Missed call crisis deepens for Dominic Raab

·4-min read
Missed call crisis deepens for Dominic Raab

Dominic Raab was under fresh pressure on Friday after it emerged a phone call requested by his officials to help interpreters flee Afghanistan was not made.

The Foreign Secretary is fighting for his job after a series of revelations surrounding his holiday in Crete as Afghanistan slid into chaos.

Tory MPs have also rounded on the Cabinet minister after he allegedly failed to intervene to help airlift translators out of Afghanistan.

He was reportedly “unavailable” when officials in his department suggested he “urgently” call Afghan foreign minister Hanif Atmar on August 13 — two days before the Taliban marched on Kabul — to arrange help for those who supported British troops.

It was initially said that the call was then delegated to a junior minister but it has now emerged the call never took place.

The Foreign Office was forced to admit on Friday it “was not possible to arrange a call before the Afghan government collapsed”. It has also emerged that the three mandarins running the departments overseeing the chaotic evacuation are all on holiday.

Permanent secretary of the Foreign Office Sir Philip Barton, the Home Office’s Matthew Rycroft and the Ministry of Defence’s David Williams are all on leave, according to the Times.

Armed forces minister James Heappey was forced to defend Mr Raab on Friday morning, saying people at all levels in Government were “working their backsides off” to evacuate people.

He told Sky News: “No one phone call would have been decisive in changing the trajectory — either for the collapse of the Afghan government or indeed the acceleration of the airlift.”

Labour, the Liberal Democrats and SNP have all called on the Foreign Secretary to resign or be sacked.

Shadow foreign secretary Lisa Nandy said: “For the Prime Minister and Foreign Secretary to be on holiday during the biggest foreign policy crisis in a generation is an unforgivable failure of leadership.”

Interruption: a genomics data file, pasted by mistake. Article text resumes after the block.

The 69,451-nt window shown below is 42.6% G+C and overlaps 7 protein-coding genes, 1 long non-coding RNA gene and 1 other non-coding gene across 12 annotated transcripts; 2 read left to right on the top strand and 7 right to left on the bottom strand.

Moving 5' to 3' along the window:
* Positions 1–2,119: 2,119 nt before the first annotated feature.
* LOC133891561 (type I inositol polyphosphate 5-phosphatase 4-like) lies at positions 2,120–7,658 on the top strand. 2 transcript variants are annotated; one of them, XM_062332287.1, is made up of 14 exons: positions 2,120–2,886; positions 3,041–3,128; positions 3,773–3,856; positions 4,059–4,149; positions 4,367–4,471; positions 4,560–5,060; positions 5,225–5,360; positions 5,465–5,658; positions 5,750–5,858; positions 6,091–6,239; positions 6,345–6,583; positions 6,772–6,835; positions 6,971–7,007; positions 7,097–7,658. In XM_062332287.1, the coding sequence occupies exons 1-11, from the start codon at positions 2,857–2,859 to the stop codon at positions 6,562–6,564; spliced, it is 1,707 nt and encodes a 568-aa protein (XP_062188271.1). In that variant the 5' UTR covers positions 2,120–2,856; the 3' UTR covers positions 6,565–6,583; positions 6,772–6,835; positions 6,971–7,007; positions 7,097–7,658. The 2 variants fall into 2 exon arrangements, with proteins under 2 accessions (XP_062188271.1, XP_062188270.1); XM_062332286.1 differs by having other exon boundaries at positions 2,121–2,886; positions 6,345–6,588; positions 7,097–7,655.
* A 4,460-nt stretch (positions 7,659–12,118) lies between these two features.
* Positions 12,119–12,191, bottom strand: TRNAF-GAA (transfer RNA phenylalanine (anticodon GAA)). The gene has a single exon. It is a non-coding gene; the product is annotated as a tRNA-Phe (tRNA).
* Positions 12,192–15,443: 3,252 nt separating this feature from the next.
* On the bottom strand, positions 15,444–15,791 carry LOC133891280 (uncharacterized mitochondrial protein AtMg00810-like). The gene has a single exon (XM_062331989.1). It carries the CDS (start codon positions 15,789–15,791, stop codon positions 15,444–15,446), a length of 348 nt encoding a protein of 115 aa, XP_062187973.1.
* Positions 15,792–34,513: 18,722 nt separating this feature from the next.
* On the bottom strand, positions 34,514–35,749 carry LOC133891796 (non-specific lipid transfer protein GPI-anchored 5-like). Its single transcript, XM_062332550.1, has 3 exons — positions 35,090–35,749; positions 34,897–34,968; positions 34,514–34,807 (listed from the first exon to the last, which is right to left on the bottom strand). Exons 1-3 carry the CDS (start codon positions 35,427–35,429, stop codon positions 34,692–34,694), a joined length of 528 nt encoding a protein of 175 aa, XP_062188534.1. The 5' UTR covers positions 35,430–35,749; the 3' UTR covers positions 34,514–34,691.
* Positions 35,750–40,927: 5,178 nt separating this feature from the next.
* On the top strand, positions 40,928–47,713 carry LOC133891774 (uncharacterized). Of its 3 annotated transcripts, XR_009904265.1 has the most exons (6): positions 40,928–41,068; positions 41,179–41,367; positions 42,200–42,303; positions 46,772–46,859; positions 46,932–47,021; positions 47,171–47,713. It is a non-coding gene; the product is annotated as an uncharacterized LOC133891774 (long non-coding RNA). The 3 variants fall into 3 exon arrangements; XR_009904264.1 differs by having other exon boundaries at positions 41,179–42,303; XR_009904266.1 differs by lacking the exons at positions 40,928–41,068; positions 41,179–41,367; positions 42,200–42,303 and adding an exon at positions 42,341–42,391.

Tory peer Lord Naseby highlighted the decision of Lord Carrington to resign as foreign secretary over the Argentinian invasion of the Falklands, and said Mr Raab should “think about” what has happened with Afghanistan.

The former deputy speaker in the Commons stressed he was not asking Mr Raab to resign, but added: “The decision is for him, not anyone else.”

It comes amid chaotic scenes in the Afghan capital of Kabul as western states scramble to get their nationals and Afghan allies out of the country.

There are also heightened fears more terror attacks will be carried out against the West if the Taliban establishes training camps across Afghanistan.

Former boss of MI5 Lord Evans told the BBC’s Today: “If they get the opportunity to put down infrastructure to train and to operate, then that will pose a threat to the West more widely. There’s also the psychological effect of the inspiration that some people will draw from the failure of Western power.” He added: “It probably does mean an increase in threat over the coming months and years.”

Mr Heappey, an Afghan veteran, wore his Rifles tie for his TV appearances on Friday, saying “it makes me sick” that the Taliban were part of the solution in Afghanistan. Asked if he saw the Taliban as friends or enemies, he told LBC’s Nick Ferrari: “I saw them as the most bitter of enemies and that was one of the hardest six months of my life.”

However, he said he knew “deep down” the Taliban would always have to be part of the solution in Afghanistan.

On reports contract staff who protected the British embassy were receiving no protection, Mr Heappey said: “If you’re referring to the GardaWorld staff who protect the embassy, I can tell you ... we’ll be moving them out later today.”

Foreign Secretary Mr Raab issued a statement on Friday afternoon, saying: “The whole of Government has been working tirelessly over the last week to help as many people evacuate from Afghanistan as possible. The UK Government’s overriding priority has been to secure Kabul airport so that flights can leave.

“On Friday afternoon, 13 August, advice was put to my Private Office, around 6pm Afghan time, recommending a call to the Afghan Foreign Minister. This was quickly overtaken by events. The call was delegated to a Minister of State because I was prioritising security and capacity at the airport on the direct advice of the Director and the Director General overseeing the crisis response. In any event, the Afghan Foreign Minister agreed to take the call, but was unable to because of the rapidly deteriorating situation.

“The Government’s approach to prioritise security at the airport was the right one. As a result, 204 UK nationals and their families, Afghan staff and other countries citizens were evacuated on the morning of Monday 16 August. Since then, 1,635 have been evacuated. I pay tribute to the excellent team we have in place, and we continue to prioritise what is required to evacuate people to the UK safely.”

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